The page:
Teradata Climbs Up the Stack with ‘Analytics Platform’ Strategy
Teradata is extending the types of data, algorithms, and frameworks it can store and run in its flagship MPP database as part of the new Teradata Analytics Platform unveiled at its annual user conference today. Shipping early next year, the new platform is being billed as the next iteration of the enterprise data warehouse, and a one-stop shop for all of its customers’ analytic needs.
For most of its history, Teradata has focused its efforts on building core underlying data storage and management functions into its massively parallel processing (MPP), column-oriented relational database. With that foundation in place, customers could then write their own analytic routines using SQL, run pre-generated SQL from business intelligence tools, or run packaged analytic applications from the likes of SAS and other vendors.
The company revealed a desire to go “up the stack” in 2011, when it spent $230 million to acquire Aster Data Systems. Aster had developed SQL- and MapReduce-based software that let customers analyze large amounts of semi-structured and unstructured data, such as Internet clickstreams and social media activity, for the purpose of generating product recommendations, detecting fraud, and reducing churn.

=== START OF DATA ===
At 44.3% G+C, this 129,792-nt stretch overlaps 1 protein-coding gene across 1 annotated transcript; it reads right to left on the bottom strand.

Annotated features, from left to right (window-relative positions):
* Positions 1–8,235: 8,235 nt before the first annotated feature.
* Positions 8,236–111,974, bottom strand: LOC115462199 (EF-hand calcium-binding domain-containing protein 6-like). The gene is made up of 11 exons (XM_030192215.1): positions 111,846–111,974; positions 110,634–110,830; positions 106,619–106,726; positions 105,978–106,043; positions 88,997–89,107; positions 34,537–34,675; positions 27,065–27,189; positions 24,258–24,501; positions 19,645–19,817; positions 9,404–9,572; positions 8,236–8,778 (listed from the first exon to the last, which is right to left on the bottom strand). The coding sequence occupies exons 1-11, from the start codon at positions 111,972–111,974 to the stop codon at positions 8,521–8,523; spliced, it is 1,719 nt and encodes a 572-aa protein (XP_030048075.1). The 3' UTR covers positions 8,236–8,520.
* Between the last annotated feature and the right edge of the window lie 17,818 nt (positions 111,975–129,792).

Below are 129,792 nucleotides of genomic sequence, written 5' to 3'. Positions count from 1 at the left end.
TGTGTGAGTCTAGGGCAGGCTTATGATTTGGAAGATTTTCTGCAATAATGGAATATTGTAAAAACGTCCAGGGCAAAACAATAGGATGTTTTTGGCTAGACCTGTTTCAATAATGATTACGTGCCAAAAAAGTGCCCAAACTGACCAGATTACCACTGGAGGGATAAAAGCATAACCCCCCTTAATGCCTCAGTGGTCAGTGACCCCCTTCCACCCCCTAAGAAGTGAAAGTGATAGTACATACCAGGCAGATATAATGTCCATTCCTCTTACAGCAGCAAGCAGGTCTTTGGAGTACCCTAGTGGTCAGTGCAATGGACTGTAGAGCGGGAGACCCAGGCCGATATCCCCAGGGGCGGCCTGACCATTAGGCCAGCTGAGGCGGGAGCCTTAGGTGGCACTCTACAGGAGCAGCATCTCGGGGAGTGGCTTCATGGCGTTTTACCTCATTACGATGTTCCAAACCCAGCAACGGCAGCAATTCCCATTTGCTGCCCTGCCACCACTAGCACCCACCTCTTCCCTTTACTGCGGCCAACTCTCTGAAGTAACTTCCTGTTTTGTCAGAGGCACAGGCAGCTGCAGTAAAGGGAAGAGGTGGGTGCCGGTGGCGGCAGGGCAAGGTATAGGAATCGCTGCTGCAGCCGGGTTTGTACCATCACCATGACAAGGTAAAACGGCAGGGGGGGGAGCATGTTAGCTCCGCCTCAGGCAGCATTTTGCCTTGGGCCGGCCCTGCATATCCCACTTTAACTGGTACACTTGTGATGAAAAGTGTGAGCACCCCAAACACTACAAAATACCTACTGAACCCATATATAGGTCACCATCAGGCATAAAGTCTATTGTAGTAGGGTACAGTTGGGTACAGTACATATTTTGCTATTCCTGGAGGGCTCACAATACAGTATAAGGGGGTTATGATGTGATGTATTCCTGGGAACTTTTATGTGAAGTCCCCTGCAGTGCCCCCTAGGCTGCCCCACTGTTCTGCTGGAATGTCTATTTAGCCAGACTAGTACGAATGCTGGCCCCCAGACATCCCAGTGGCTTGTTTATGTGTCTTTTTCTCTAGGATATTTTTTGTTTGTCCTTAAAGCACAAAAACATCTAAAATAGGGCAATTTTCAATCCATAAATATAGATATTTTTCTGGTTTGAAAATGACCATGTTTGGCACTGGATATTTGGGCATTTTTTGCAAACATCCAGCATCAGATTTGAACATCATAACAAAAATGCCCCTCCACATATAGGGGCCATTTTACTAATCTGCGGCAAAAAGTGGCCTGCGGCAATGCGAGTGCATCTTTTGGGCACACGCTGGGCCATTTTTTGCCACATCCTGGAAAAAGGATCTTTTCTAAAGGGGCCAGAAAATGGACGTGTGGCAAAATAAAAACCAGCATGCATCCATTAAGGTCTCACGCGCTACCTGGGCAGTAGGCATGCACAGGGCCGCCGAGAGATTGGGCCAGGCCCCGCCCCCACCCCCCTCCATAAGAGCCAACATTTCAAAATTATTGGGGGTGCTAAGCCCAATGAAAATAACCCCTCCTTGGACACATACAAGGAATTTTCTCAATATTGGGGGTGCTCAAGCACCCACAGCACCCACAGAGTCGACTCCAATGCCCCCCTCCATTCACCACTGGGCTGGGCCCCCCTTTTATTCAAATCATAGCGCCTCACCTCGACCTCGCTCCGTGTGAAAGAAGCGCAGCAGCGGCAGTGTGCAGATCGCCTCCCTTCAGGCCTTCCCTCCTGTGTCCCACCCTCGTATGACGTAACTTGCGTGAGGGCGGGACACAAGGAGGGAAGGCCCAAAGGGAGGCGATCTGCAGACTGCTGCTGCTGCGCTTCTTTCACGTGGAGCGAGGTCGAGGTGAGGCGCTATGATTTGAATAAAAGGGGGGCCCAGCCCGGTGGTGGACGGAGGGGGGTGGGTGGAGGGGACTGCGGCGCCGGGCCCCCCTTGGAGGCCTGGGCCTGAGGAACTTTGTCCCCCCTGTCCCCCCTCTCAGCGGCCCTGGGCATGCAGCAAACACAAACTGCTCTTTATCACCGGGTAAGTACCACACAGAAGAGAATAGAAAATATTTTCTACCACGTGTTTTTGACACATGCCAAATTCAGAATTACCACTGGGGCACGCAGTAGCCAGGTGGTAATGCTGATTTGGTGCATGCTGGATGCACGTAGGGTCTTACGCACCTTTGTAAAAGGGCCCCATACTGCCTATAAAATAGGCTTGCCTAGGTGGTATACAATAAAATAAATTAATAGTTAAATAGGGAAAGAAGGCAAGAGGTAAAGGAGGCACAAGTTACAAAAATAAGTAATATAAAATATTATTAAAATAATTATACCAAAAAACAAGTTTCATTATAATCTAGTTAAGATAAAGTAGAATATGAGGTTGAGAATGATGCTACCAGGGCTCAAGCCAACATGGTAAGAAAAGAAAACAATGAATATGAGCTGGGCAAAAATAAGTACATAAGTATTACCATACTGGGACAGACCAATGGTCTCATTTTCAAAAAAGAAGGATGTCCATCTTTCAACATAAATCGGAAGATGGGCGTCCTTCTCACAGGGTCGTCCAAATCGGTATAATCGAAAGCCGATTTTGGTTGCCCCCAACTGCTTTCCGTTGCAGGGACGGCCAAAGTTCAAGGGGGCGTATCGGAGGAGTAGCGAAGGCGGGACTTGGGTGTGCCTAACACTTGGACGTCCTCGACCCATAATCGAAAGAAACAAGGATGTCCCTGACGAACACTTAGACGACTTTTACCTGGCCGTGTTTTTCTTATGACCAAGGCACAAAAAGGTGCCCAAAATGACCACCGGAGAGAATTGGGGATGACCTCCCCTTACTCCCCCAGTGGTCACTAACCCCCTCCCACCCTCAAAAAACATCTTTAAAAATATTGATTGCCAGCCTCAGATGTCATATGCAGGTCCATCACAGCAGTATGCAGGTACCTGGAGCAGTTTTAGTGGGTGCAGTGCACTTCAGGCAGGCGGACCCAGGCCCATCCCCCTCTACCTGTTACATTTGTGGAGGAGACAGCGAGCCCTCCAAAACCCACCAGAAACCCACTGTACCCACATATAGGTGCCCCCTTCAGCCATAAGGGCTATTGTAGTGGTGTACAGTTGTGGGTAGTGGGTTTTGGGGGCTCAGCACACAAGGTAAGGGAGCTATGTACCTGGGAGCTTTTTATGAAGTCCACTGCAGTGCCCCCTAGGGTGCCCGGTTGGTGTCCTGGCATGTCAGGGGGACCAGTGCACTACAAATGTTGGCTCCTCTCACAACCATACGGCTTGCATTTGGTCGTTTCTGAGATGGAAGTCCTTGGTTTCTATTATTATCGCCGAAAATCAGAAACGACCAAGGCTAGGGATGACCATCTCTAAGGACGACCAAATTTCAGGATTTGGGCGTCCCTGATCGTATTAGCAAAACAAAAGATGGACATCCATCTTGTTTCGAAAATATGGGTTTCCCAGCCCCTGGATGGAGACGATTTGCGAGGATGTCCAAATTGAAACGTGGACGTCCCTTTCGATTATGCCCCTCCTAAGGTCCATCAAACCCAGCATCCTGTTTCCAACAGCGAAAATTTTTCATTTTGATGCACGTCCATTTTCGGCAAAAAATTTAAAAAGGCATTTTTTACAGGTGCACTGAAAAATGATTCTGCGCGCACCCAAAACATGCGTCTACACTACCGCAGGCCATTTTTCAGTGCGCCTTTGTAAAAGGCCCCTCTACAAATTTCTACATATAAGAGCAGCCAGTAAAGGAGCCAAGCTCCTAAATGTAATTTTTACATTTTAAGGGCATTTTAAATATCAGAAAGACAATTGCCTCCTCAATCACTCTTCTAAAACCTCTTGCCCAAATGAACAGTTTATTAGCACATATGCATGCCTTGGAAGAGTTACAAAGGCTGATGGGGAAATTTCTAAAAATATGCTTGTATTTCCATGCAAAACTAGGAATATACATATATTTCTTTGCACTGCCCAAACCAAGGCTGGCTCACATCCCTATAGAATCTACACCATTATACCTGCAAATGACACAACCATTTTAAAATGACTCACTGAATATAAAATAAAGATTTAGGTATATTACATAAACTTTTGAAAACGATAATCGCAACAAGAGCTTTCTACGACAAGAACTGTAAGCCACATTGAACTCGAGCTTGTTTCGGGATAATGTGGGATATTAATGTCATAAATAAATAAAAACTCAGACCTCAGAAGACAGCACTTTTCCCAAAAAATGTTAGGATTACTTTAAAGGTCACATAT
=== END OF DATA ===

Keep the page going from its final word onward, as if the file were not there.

While Aster helped Teradata break into the burgeoning market for big data analytics, the Aster technology hasn’t been fully integrated with the company’s traditional EDW business. There were integration points, such as the QueryGrid functionality Teradata unveiled in 2014, and its foray into pushdown processing. But the two products largely lived separate lives.
That separation will be erased when Aster technology is fully ported to run within Teradata’s EDW. That’s part and parcel of the Teradata Analytics Platform plan, says Imad Birouty, Teradata’s director of product marketing.
“We’re actually moving Aster and Teradata together. This is step number one in…bringing those analytics over,” Birouty tells Datanami. “We’re taking those advanced analytic functions that were in Aster, and we’re porting them over to the Teradata database. So those will be embedded directly in the database.”
The plan calls for having the first batch of Aster functions — including path analysis, attribution, text analysis, sessionization, and time series analytics –available in version 16.20 of the Teradata database in the first half of 2018, Birouty says. A second batch of Aster functions, including graph functions and other capabilities, are slated for an update that ships in the second half of the year, he adds.
“[Aster] was multi genre. It did graph functions. It did machine learning. It did text analytics. It did a lot of things, and so we’re bringing all those over, little by little,” Birouty says. Eventually, all of Aster’s functions will be ported to run under the Teradata database, and Aster will cease to exist. “It’s going to take a couple of years to do that.”
About a year from now, the Teradata EDW will be updated to natively support other analytic frameworks, including things like Apache Spark, Tensorflow, Theano, and even Gluon, the new machine learning library recently unveiled by Microsoft and AWS. “We’re looking at a lot of the popular tools out there and whatever is the hottest thing, we’ll plug them in,” Birouty says.